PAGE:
Bootstrapping

Every php process has a relatively short lifespan that lasts as long as the HTTP request or the invokation of the command line program. At the beginning of this lifespan, Nextcloud initializes its services. At the same time, any additional apps might want to register their services to Nextcloud as well. This event is called the bootstrapping and this chapter shall shed some light on how to hook into this with an app.

The Application class

The Application class is the main entry point of an app. This class is optional but highly recommended if your app needs to register any services or run some code for every request.

Nextcloud will try to autoload the class from the namespace \OCA\<App namespace>\AppInfo\Application, like \OCA\MyApp\AppInfo\Application, where MyApp would be the name of your app. The file will therefore have the location myapp/lib/AppInfo/Application.php.

<?php

declare(strict_types=1);

namespace OCA\MyApp\AppInfo;

use OCP\AppFramework\App;

class Application extends App {

    public function __construct() {
        parent::__construct('myapp');
        \OCP\Util::connectHook('OC_User', 'pre_deleteUser', 'OCA\MyApp\Hooks\User', 'deleteUser');
    }

}

The class must extend OCP\AppFramework\App and may optionally implement \OCP\AppFramework\Bootstrap\IBootstrap:

<?php

declare(strict_types=1);

namespace OCA\MyApp\AppInfo;

use OCA\MyApp\Listeners\UserDeletedListener;
use OCA\MyApp\Notifications\Notifier;
use OCP\AppFramework\App;
use OCP\AppFramework\Bootstrap\IBootstrap;
use OCP\Notification\IManager;
use OCP\User\Events;

class Application extends App implements IBootstrap {

    public function register(IRegistrationContext $context): void {
        // ... registration logic goes here ...

        // Register the composer autoloader for packages shipped by this app, if applicable
        @include_once __DIR__ . '/../../vendor/autoload.php'

        $context->registerEventListener(
            BeforeUserDeletedEvent::class,
            UserDeletedListener::class
        );
    }

    public function boot(IBootContext $context): void {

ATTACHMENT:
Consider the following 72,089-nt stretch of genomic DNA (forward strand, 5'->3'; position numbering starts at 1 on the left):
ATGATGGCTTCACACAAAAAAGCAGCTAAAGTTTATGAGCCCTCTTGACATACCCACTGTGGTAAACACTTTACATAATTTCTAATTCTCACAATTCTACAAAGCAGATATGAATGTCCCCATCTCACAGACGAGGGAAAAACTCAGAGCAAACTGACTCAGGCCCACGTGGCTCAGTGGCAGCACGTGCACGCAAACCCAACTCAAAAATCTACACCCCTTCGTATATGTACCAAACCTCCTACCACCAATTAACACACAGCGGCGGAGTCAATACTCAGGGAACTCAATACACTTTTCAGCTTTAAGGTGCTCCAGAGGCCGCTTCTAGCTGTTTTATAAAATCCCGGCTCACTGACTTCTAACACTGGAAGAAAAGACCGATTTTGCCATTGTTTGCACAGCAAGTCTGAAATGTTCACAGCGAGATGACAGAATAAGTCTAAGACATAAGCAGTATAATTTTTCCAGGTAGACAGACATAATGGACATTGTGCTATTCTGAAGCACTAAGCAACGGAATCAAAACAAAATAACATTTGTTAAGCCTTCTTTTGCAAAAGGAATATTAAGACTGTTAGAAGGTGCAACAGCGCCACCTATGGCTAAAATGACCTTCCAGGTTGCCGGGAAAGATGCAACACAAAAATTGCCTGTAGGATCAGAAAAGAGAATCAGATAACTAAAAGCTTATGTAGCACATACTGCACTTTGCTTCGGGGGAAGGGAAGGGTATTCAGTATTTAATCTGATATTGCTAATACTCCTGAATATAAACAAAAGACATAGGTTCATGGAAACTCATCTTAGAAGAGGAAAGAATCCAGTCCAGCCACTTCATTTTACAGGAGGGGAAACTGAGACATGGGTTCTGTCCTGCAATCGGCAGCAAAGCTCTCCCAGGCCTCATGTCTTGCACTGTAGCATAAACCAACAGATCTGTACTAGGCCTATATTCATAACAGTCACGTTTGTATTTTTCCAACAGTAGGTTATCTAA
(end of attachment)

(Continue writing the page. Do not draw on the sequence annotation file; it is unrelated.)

// ... boot logic goes here ...

        /** @var IManager $manager */
        $manager = $context->getAppContainer()->query(IManager::class)
        $manager->registerNotifierService(Notifier::class);
    }

}

Note that the context’s of the methods register and boot have different interfaces and thus have different capabilities appropriate for their stage.

Bootstrapping process

To give a better overview of when each of the bootstrapping stages are reached and how they app can interact with them, this section explains the changes done for Nextcloud 20.

Nextcloud 20 and later

Nextcloud 20 is the first release with the interface \OCP\AppFramework\Bootstrap\IBootstrap. This interface can be implemented by your app’s Application class to signal that it wants to act on the bootstrapping stages. The major difference between this and the old process is that the boostrapping is not performed in sequence, but apps register and boot interleaved. This should ensure that an app that ``boot``s can rely on all other apps’ registration to be finished.

The overall process is as follows:

  1. In each installed and enabled app that has an Application class that also implements IBootstrap, the register method will be called. This method receives a context argument via which the app can prime the dependency injection container and register other services lazily, e.g. by calling $context->registerService(...). The emphasis is on lazyness. At this very early stage of the process lifetime, no other apps nor all of the server components are ready. Therefore the app must not try to use anything except the API provided by the context. That shall ensure that all apps can safely run their registration logic before any services are queried (instantiated) from the DI container or related code is run.
  2. Nextcloud will load groups of certain apps early, e.g. filesystem or session apps, and other later. For that purpose, their optional app.php (deprecated) will be included. As app.php is deprecated, apps should try not to rely on this step.
  3. Nextcloud will query the app’s Application class (again), no matter whether it implements IBootstrap or not.
  4. Nextcloud will invoke the boot method of every Application instance that implements IBootstrap. At this stage you may assume that all registrations via IBootstrap::register have completed.

Nextcloud 19 and older

Nextcloud will load groups of certain apps early, like filesystem or session apps, and other later. For this their optional app.php (deprecated) will be included. The Application class is only queried for some requests, so there is no guarantee that its contstructor will be invoked.

app.php (deprecated)

Nextcloud will require_once every installed and enabled app’s appinfo/app.php file if it exists. The app can use this file to run registrations of autoloaders, services, event listeners and similar.

To leverage the advantages of object-oriented programming, it’s recommended to put the logic into an Application class and query an instance like

<?php

declare(strict_types=1);

// Register the composer autoloader for packages shipped by this app, if applicable
@include_once __DIR__ . '/../vendor/autoload.php'

$app = \OC::$server->query(\OCA\MyApp\AppInfo\Application::class);